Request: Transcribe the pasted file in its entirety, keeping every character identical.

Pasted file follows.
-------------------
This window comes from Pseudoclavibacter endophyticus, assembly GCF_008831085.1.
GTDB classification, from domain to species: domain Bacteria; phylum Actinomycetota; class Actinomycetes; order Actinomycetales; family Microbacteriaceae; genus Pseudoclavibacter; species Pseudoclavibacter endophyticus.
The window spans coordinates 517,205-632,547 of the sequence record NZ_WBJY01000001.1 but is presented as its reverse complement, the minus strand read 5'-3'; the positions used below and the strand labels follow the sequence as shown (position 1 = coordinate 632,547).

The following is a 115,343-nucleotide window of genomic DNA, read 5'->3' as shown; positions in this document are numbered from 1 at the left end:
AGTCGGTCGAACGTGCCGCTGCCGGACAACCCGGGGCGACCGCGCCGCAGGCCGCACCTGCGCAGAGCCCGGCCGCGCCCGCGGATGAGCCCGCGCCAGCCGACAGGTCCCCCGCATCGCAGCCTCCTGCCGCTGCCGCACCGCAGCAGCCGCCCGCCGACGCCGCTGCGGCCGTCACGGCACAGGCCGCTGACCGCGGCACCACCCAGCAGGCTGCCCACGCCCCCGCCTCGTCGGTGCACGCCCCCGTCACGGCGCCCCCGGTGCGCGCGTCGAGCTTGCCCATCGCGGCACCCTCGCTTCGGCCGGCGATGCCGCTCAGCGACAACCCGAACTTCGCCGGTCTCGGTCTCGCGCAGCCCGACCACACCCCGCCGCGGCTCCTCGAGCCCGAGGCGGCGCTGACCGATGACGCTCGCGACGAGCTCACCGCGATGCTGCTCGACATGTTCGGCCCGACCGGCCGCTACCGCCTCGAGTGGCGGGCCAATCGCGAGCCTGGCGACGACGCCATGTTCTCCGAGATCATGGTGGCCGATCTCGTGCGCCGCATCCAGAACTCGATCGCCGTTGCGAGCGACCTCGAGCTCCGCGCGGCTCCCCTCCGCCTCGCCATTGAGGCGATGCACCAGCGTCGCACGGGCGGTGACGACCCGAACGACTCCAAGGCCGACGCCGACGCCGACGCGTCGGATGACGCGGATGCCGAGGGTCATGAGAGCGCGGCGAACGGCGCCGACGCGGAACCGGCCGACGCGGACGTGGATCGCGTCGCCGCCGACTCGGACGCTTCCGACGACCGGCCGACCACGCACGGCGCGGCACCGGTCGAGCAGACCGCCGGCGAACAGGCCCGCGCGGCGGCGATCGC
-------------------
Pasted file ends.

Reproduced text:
This window comes from Pseudoclavibacter endophyticus, assembly GCF_008831085.1.
GTDB classification, from domain to species: domain Bacteria; phylum Actinomycetota; class Actinomycetes; order Actinomycetales; family Microbacteriaceae; genus Pseudoclavibacter; species Pseudoclavibacter endophyticus.
The window spans coordinates 517,205-632,547 of the sequence record NZ_WBJY01000001.1 but is presented as its reverse complement, the minus strand read 5'-3'; the positions used below and the strand labels follow the sequence as shown (position 1 = coordinate 632,547).

The following is a 115,343-nucleotide window of genomic DNA, read 5'->3' as shown; positions in this document are numbered from 1 at the left end:
AGTCGGTCGAACGTGCCGCTGCCGGACAACCCGGGGCGACCGCGCCGCAGGCCGCACCTGCGCAGAGCCCGGCCGCGCCCGCGGATGAGCCCGCGCCAGCCGACAGGTCCCCCGCATCGCAGCCTCCTGCCGCTGCCGCACCGCAGCAGCCGCCCGCCGACGCCGCTGCGGCCGTCACGGCACAGGCCGCTGACCGCGGCACCACCCAGCAGGCTGCCCACGCCCCCGCCTCGTCGGTGCACGCCCCCGTCACGGCGCCCCCGGTGCGCGCGTCGAGCTTGCCCATCGCGGCACCCTCGCTTCGGCCGGCGATGCCGCTCAGCGACAACCCGAACTTCGCCGGTCTCGGTCTCGCGCAGCCCGACCACACCCCGCCGCGGCTCCTCGAGCCCGAGGCGGCGCTGACCGATGACGCTCGCGACGAGCTCACCGCGATGCTGCTCGACATGTTCGGCCCGACCGGCCGCTACCGCCTCGAGTGGCGGGCCAATCGCGAGCCTGGCGACGACGCCATGTTCTCCGAGATCATGGTGGCCGATCTCGTGCGCCGCATCCAGAACTCGATCGCCGTTGCGAGCGACCTCGAGCTCCGCGCGGCTCCCCTCCGCCTCGCCATTGAGGCGATGCACCAGCGTCGCACGGGCGGTGACGACCCGAACGACTCCAAGGCCGACGCCGACGCCGACGCGTCGGATGACGCGGATGCCGAGGGTCATGAGAGCGCGGCGAACGGCGCCGACGCGGAACCGGCCGACGCGGACGTGGATCGCGTCGCCGCCGACTCGGACGCTTCCGACGACCGGCCGACCACGCACGGCGCGGCACCGGTCGAGCAGACCGCCGGCGAACAGGCCCGCGCGGCGGCGATCGC